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Depth sounder or fish finder: Which is best for you?

Credit: Max Pixel

When you’re buying new gear for your boat, it’s important to do some research or you’ll be on the fast track to disappointment. The depth sounder vs fish finder conundrum certainly requires plenty of up-front thought.

The reason these two devices can have anglers scratching their heads is simple: a fish finder can do some of the work of a depth sounder, and a depth sounder can do some of the work of a fish finder.  But there are distinct differences between these devices. In this article, we’ll present the facts so that you can confidently make a decision.

All about fish finders

There’s a wide variety of fish finders to choose from, so picking the right one can be trickier than rigging a live bait. To make your life easier, here are the five features you should look at when considering a finder.

1.      Integrated GPS

Having a GPS chartplotter integrated into a fish finder is a shortcut to fishing satisfaction. Not only does it make finding a favourite fishing spot easier, it will help you to identify new spots. If you’re fishing from a smaller boat, having GPS information and fish information on the same screen is an efficient way to keep an eye on underwater activity.

2.      Screen size

The bigger the screen, the bigger the price – but a decent-sized screen is so much easier on your eyes. Screen sizes range from 3.5 inch (8.9 cm) to user-friendly 7 inch (17.8cm). If your budget’s tight, a smaller screen can suffice.

3.      Picture quality

Displays with a higher pixel count are easier to read and display more detailed images. As with screen size, more pixels means a higher price. Aim for a pixel count of 480 or more, so that the underwater activity of the waterway you’re fishing is revealed clearly.

4.      Power

Power for fish finders – the strength of the sonar ‘ping’ – is measured in watts RMS. More power lets you scan deeper and see clearer images. Large, high quality fish finders transmit a thousand watts RMS or more. Smaller devices may transmit 400 or 500 watts RMS. If you’re fishing deep water, more is better. For shallow waterways, you don’t need a super-powerful ping.

5.      Frequency

Fish finders can use single, dual or multiple frequencies. Generally, the higher the frequency, the more detail you’ll see – especially when you’re scanning while moving. Lower frequencies, however, penetrate deeper; important if you’re into deep sea fishing.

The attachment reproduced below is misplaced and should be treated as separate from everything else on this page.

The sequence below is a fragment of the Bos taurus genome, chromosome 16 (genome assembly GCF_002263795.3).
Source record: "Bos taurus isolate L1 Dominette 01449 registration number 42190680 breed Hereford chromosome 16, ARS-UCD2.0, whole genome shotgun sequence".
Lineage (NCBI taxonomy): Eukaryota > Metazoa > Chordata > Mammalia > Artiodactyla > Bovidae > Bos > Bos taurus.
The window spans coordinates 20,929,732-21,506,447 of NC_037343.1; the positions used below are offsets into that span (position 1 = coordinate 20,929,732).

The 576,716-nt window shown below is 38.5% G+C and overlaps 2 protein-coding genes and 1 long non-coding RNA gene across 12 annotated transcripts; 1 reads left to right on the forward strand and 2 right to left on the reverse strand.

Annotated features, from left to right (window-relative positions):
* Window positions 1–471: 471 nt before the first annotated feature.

All about depth sounders

Depth sounders range from simple sonar measuring devices to high-end devices that offer multiple sets of data and a variety of settings.

·       Basic depth sounder

A simple depth sounder will tell you how deep the water is and its temperature. If this is all you need to know to catch dinner, great. Anglers fishing from kayaks and small boats are often perfectly happy with a basic depth sounder. To use one of these devices, you simply submerge it for a short time.

·       Advanced depth sounder

A bells-and-whistles depth sounder will tell you where you are (GPS), how deep it is, the temperature of the water and whether there are fish below or not. You can select a variety of modes – shallow or deep water, fast or slow trolling, even ice fishing. The sonar transmitter will change its activity to deliver the type of data you want. When moving between settings, you’ll need to adjust the depth sounder so it’s pointing in the right direction.

Which one for you?

As a rule of thumb, basic depth sounders are for basic fishermen (i.e. kayak, dinghy or small boat); advanced depth sounders are for pro fishermen. Sounders either provide the minimum amount of data you need, or they go the whole hog with screen after screen of detailed data.

If you’re somewhere between basic and pro, and you’re fishing from a launch or a yacht, it’s likely you’ll be better off with a fish finder. A finder will serve your needs for shallow and deeper water and they’re generally user-friendly, i.e. you won’t need to be an IT engineer to use your finder proficiently.  If your boat has a fibreglass hull or you fish from a keel yacht, an in-hull mount is best; if you have a launch with a planing hull, a transom mount is ideal.  Portable fish finders are great for fishing holidays. They come complete with display unit, transducer, battery and a versatile mounting part that fixes easily to all types of craft.


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